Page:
Tuesday, 14 October 2014

Saint Bartholomew’s Church:
A unique parish in suburban Dublin

This feature is published in the current edition of the local magazine D4 Living (October 2014), on the Heritage page (page 4):

Saint Bartholomew’s Church:
A unique parish in suburban Dublin

By Patrick Comerford

Saint Bartholomew’s Church in Ballsbridge is a unique parish church in the Diocese of Dublin, and has a strong liturgical and choral tradition dating back to its consecration in 1867.

This beautiful church, which stands at the junction of Clyde Road and Elgin Road in Ballsbridge, close to the US Embassy, was consecrated in 1867. Saint Bartholomew’s was designed by the well-known English architect Thomas Henry Wyatt. It was built in the Gothic revival style, using Dublin granite and with sandstone facings. But there are also interesting features which show the influence of the Celtic Romantic Revival, which was becoming popular in the 1860s, including the stairway to the clock tower which is in the shape of an Irish round tower.

The interior of Saint Bartholomew’s reflects the Italian and Byzantine influences on Sir Thomas Deane during his visits to Florence, Rome and Palermo.

The unique interior decoration, dating from 1878, was designed by Sir Thomas Deane and reflects the Italian and Byzantine influences on Deane during his visits to Florence, Rome and Palermo. Many of the original features of the church remain intact to this day, including the sanctuary mosaics and the elaborate wrought-iron choir screen.

Stained-glass windows

Saint Bartholomew’s has an important collection of Irish stained glass.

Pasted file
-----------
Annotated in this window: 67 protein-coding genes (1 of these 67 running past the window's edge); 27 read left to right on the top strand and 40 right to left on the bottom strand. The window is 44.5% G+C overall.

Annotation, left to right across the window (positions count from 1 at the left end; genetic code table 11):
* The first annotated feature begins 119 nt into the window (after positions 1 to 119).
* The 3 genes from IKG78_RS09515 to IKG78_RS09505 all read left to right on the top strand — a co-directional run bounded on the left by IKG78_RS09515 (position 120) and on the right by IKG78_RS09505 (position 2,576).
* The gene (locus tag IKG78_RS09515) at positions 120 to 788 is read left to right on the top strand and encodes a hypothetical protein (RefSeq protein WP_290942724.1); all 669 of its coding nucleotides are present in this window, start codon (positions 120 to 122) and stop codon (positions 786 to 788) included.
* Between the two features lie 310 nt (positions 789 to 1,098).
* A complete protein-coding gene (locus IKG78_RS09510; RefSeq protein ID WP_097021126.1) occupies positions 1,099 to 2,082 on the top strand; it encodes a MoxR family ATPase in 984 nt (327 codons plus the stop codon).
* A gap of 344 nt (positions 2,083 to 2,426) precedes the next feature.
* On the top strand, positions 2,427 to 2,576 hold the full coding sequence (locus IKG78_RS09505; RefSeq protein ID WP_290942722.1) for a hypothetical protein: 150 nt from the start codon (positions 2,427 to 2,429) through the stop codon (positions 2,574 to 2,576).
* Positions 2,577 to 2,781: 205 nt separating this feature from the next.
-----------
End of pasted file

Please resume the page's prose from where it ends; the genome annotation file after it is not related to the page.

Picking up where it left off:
The stained-glass windows represent two important periods in the development of Irish stained glass. Around the High Altar, the five apse windows, including the Rose Window, date from 1868-1872 and are the oldest in the church. They are the work of Michael O’Connor, who was an important figure in the early days of the Gothic revival of stained glass in Ireland.

There are also important windows by Catherine O’Brien, who was influenced by Sarah Purser and the Arts and Crafts Movement. Her works in Saint Bartholomew’s include the Emmaus Window in the South Transept, and the four porch windows depicting Saint Patrick, Saint George, Saint Brigid and Saint Margaret.

The church also has important windows from the 1870s and 1880s by the London firm of Heaton, Butler and Bayne.

Saint Bartholomew’s has always been known for its High Anglican liturgical tradition, which is an integral part of the Anglo-Catholic tradition. In its early days, Anglo-Catholicism was conservative both theologically and politically, but in the latter part of the 19th century many Anglo-Catholics became active in radical and socialist organisations.

Saint Bartholomew’s is celebrated for its fine music. The choir of boys and men is the only remaining all-male parish church choir in the Church of Ireland. But the girls’ choir, formed in 2003, plays an increasingly prominent role in the life of the church.

Recent organists have included Malcolm Wisener (1985-2007), now the organist of Saint Fin Barre’s Cathedral, Cork. The present organist is Fraser Wilson. The three-manual organ was built in 1887 by Gray and Davison, but has been rebuilt since then in 1925 and 1963, and more recently by Trevor Crowe in 2002.

About Patrick Comerford

Patrick Comerford is a priest in the Church of Ireland (Anglican), Lecturer in Anglicanism and Liturgy in the Church of Ireland Theological Institute, Adjunct Assistant Professor in the University of Dublin (Trinity College Dublin) and a canon of Christ Church Cathedral, Dublin.

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